Thursday, February 13, 2014

Reading Between the Lines: Privacy Agreements

Screen Shot taken 12 February 2014
Do you ever wonder what it is that you agree to when you check that box saying you have read and agree to the terms of service in order to continue the sign in process to a website? Well, the greater part of social media users do not take the time to read what they are agreeing to. Agreeing to the terms of service without reading it, is like a signing a hard document without reading it over and knowing exactly what you are signing, most likely you would never do that. We are agreeing to things like having our images shared without our knowledge, and having them sold to other companies without compensation. Although, most of us do not take the time, it’s not always our fault that we don’t read the fine print. Most of it’s written in hard, lawyer-like language that the average user does not understand. Not only is it an issue with adult users not understanding what it’s saying, but the majority of social media users are between the ages of 13-17(Gizmodo), and kids surely can not understand the difficult way the terms of service are written. This issue has led to many social media companies, like Facebook and Instagram, to revise their terms of service for the average user to understand. Now, there is no excuse for not reading them before you agree. We need national legislation to demand for simpler worded terms of service that every age of users are able to understand because there have been many misunderstandings between users and social media companies. Although, some companies have voluntarily edited their terms of service because it has come out that they are allowed to share everything from passwords to images with other social media companies, it would be more convenient for the terms of service to be stated in simpler words in the first place.

Instagram has taken into consideration the complexity of their terms of service, and they have gone back and added an additional set of terms of service agreements, as of January 2013, that are more appropriate for the majority of their users. Bits reports, the simpler terms of service are ideas like, “you may not post violent, nude, partially nude, discriminatory, unlawful, infringing, hateful, pornographic or sexually suggestive photos or other content via the Service," and “you are responsible for keeping your password secret and secure.” The article goes on to say, the terms also include clauses like “Instagram can share information about its users with Facebook, its parent company, as well as outside affiliates and advertisers.” This is an essential piece to add because there was confusion, that USA Today reported, with users thinking that Instagram was “going to sell their photos to other companies without any compensation. This is not true and it is our mistake that this language is confusing.” The confusion stems from users not reading the terms of service carefully, and Instagram hopes to eliminate this problem by adding the easy to read terms of service.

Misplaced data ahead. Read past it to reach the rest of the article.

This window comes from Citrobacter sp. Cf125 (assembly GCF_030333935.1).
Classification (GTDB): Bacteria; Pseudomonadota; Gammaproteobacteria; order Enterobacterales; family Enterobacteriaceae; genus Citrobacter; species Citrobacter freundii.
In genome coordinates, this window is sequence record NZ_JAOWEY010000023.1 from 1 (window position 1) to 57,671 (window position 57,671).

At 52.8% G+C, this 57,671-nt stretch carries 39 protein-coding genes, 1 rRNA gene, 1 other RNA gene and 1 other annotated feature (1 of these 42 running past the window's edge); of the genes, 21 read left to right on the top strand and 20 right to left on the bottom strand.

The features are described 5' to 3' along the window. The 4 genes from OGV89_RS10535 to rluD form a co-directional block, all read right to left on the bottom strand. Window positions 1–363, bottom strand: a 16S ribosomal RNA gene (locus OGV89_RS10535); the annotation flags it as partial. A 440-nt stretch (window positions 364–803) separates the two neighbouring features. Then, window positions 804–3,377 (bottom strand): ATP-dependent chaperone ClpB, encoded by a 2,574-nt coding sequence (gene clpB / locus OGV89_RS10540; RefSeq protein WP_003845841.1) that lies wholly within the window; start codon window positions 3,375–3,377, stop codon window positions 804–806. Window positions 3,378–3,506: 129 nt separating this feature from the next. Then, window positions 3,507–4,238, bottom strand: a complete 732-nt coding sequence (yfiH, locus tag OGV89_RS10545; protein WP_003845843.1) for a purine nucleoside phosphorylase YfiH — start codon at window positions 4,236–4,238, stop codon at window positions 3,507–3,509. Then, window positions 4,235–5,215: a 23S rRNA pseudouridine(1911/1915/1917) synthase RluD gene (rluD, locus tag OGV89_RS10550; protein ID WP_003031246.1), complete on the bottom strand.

Instagram with it’s 175 million users, Facebook is trying to sort out a similar issue with their terms of service. Facebook’s confusion came from information that was hiding in their terms of service. It came out, as the New York Times reports, the company reversed changes to its contract with users that had appeared to give it perpetual ownership of their contributions to the service. Unlike Instagram, Facebook did include this important piece of information, but people not taking the time to read the terms of service resulted in a misunderstanding between the company and its users. Facebook was scrambling around trying to figuring out how to fix the issue. One of the solutions was announced by the company’s CEO, Mark Zuckerberg, that they have invited users to contribute to the “Bill of Rights” and responsibilities of using Facebook. Their overall goal is to get the information out in the open so every user knows exactly what is happening with posted information. The New York Times reports that Facebook’s chief privacy officer made clear that the company “became very concerned and wanted to communicate very clearly to everyone our intentions by rolling back to the old terms of service.” The issue of Facebook's terms of service took place in 2009, but as of November 2013 The New York Times reports that "official changes to its privacy policies that make the terms of using Facebook more clear than ever."  Facebook has made it clear to it's users that they are permitted to use any posting and images for advertising.  If users would have been aware of Facebook’s terms of service in the first place, then the issue of rules and regulations being hidden would have been avoided completely.

Although Instagram and Facebook are going through major changes with their terms of service documents, and users are blaming the companies for complicated terms of use, at some point common sense needs to come into play. Users should have the responsibility and the maturity not to post “violent, nude, partially nude, discriminatory, unlawful, infringing, hateful, pornographic or sexually suggestive photos or other content.” This not only applies to the adult users, but parents of users who are under the age of 18 should be involved and should be aware of their child’s use on social media, then the responsibility of keeping it clean is not up to companies like Facebook and Instagram.